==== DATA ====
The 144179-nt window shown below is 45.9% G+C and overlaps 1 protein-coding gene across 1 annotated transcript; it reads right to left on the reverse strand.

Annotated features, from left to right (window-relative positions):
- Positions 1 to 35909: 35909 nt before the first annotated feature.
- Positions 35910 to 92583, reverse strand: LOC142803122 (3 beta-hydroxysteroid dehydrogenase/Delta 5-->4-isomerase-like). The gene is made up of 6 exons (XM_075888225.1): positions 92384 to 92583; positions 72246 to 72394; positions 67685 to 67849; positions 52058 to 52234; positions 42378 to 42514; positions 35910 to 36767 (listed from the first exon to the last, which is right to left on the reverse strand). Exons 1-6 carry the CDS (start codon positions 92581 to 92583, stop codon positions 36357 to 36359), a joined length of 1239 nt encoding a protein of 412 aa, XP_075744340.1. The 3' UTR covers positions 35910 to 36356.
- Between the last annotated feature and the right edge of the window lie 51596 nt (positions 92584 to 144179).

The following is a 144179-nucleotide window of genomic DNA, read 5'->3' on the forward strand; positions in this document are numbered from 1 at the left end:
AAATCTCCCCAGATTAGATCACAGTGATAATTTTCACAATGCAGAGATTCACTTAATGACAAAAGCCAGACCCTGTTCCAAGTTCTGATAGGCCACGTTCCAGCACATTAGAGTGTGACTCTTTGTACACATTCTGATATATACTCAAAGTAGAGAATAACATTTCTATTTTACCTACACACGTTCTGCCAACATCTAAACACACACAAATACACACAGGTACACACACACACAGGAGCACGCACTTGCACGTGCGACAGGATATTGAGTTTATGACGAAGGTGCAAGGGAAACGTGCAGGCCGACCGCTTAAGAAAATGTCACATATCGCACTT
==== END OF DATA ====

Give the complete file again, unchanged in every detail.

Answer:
The 144179-nt window shown below is 45.9% G+C and overlaps 1 protein-coding gene across 1 annotated transcript; it reads right to left on the reverse strand.

Annotated features, from left to right (window-relative positions):
- Positions 1 to 35909: 35909 nt before the first annotated feature.
- Positions 35910 to 92583, reverse strand: LOC142803122 (3 beta-hydroxysteroid dehydrogenase/Delta 5-->4-isomerase-like). The gene is made up of 6 exons (XM_075888225.1): positions 92384 to 92583; positions 72246 to 72394; positions 67685 to 67849; positions 52058 to 52234; positions 42378 to 42514; positions 35910 to 36767 (listed from the first exon to the last, which is right to left on the reverse strand). Exons 1-6 carry the CDS (start codon positions 92581 to 92583, stop codon positions 36357 to 36359), a joined length of 1239 nt encoding a protein of 412 aa, XP_075744340.1. The 3' UTR covers positions 35910 to 36356.
- Between the last annotated feature and the right edge of the window lie 51596 nt (positions 92584 to 144179).

The following is a 144179-nucleotide window of genomic DNA, read 5'->3' on the forward strand; positions in this document are numbered from 1 at the left end:
AAATCTCCCCAGATTAGATCACAGTGATAATTTTCACAATGCAGAGATTCACTTAATGACAAAAGCCAGACCCTGTTCCAAGTTCTGATAGGCCACGTTCCAGCACATTAGAGTGTGACTCTTTGTACACATTCTGATATATACTCAAAGTAGAGAATAACATTTCTATTTTACCTACACACGTTCTGCCAACATCTAAACACACACAAATACACACAGGTACACACACACACAGGAGCACGCACTTGCACGTGCGACAGGATATTGAGTTTATGACGAAGGTGCAAGGGAAACGTGCAGGCCGACCGCTTAAGAAAATGTCACATATCGCACTT